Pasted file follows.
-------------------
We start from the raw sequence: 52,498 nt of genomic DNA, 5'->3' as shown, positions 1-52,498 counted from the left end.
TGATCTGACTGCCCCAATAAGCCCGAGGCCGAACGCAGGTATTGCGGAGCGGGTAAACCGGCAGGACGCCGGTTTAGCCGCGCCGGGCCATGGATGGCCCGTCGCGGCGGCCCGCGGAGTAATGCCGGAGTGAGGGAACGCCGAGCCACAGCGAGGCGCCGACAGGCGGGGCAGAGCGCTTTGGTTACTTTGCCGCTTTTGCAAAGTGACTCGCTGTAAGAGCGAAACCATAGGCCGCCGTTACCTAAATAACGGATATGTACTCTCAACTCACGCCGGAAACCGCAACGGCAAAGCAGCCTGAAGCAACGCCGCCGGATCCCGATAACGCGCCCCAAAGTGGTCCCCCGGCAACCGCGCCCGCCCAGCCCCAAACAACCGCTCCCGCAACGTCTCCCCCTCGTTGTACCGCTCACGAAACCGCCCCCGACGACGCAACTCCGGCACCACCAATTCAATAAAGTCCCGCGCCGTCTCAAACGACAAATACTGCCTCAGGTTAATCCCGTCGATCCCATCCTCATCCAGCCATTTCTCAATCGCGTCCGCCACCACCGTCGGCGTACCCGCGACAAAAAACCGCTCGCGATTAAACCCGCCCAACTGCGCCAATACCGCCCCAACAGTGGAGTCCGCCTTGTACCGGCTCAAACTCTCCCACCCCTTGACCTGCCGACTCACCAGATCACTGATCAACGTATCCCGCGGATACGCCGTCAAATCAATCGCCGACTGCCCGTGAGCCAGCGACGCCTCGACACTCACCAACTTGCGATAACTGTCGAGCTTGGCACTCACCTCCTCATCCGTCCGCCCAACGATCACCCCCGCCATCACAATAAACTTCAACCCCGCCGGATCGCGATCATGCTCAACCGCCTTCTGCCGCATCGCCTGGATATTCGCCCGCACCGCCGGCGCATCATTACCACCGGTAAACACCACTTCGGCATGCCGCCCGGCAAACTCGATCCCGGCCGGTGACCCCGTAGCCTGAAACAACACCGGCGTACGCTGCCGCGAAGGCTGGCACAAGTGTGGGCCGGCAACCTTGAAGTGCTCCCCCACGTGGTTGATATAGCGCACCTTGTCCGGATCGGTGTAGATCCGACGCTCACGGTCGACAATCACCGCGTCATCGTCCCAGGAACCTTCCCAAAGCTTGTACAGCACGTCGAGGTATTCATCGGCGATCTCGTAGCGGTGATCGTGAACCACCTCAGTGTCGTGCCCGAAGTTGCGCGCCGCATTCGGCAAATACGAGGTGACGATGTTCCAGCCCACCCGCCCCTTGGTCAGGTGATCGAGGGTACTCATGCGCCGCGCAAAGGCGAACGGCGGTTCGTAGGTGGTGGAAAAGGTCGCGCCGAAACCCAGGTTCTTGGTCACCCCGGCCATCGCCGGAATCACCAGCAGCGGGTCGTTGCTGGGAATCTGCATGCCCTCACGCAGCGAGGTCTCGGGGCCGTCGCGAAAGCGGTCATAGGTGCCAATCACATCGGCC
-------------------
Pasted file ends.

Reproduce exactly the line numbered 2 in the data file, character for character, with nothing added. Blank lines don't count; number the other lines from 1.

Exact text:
TGATCTGACTGCCCCAATAAGCCCGAGGCCGAACGCAGGTATTGCGGAGCGGGTAAACCGGCAGGACGCCGGTTTAGCCGCGCCGGGCCATGGATGGCCCGTCGCGGCGGCCCGCGGAGTAATGCCGGAGTGAGGGAACGCCGAGCCACAGCGAGGCGCCGACAGGCGGGGCAGAGCGCTTTGGTTACTTTGCCGCTTTTGCAAAGTGACTCGCTGTAAGAGCGAAACCATAGGCCGCCGTTACCTAAATAACGGATATGTACTCTCAACTCACGCCGGAAACCGCAACGGCAAAGCAGCCTGAAGCAACGCCGCCGGATCCCGATAACGCGCCCCAAAGTGGTCCCCCGGCAACCGCGCCCGCCCAGCCCCAAACAACCGCTCCCGCAACGTCTCCCCCTCGTTGTACCGCTCACGAAACCGCCCCCGACGACGCAACTCCGGCACCACCAATTCAATAAAGTCCCGCGCCGTCTCAAACGACAAATACTGCCTCAGGTTAATCCCGTCGATCCCATCCTCATCCAGCCATTTCTCAATCGCGTCCGCCACCACCGTCGGCGTACCCGCGACAAAAAACCGCTCGCGATTAAACCCGCCCAACTGCGCCAATACCGCCCCAACAGTGGAGTCCGCCTTGTACCGGCTCAAACTCTCCCACCCCTTGACCTGCCGACTCACCAGATCACTGATCAACGTATCCCGCGGATACGCCGTCAAATCAATCGCCGACTGCCCGTGAGCCAGCGACGCCTCGACACTCACCAACTTGCGATAACTGTCGAGCTTGGCACTCACCTCCTCATCCGTCCGCCCAACGATCACCCCCGCCATCACAATAAACTTCAACCCCGCCGGATCGCGATCATGCTCAACCGCCTTCTGCCGCATCGCCTGGATATTCGCCCGCACCGCCGGCGCATCATTACCACCGGTAAACACCACTTCGGCATGCCGCCCGGCAAACTCGATCCCGGCCGGTGACCCCGTAGCCTGAAACAACACCGGCGTACGCTGCCGCGAAGGCTGGCACAAGTGTGGGCCGGCAACCTTGAAGTGCTCCCCCACGTGGTTGATATAGCGCACCTTGTCCGGATCGGTGTAGATCCGACGCTCACGGTCGACAATCACCGCGTCATCGTCCCAGGAACCTTCCCAAAGCTTGTACAGCACGTCGAGGTATTCATCGGCGATCTCGTAGCGGTGATCGTGAACCACCTCAGTGTCGTGCCCGAAGTTGCGCGCCGCATTCGGCAAATACGAGGTGACGATGTTCCAGCCCACCCGCCCCTTGGTCAGGTGATCGAGGGTACTCATGCGCCGCGCAAAGGCGAACGGCGGTTCGTAGGTGGTGGAAAAGGTCGCGCCGAAACCCAGGTTCTTGGTCACCCCGGCCATCGCCGGAATCACCAGCAGCGGGTCGTTGCTGGGAATCTGCATGCCCTCACGCAGCGAGGTCTCGGGGCCGTCGCGAAAGCGGTCATAGGTGCCAATCACATCGGCC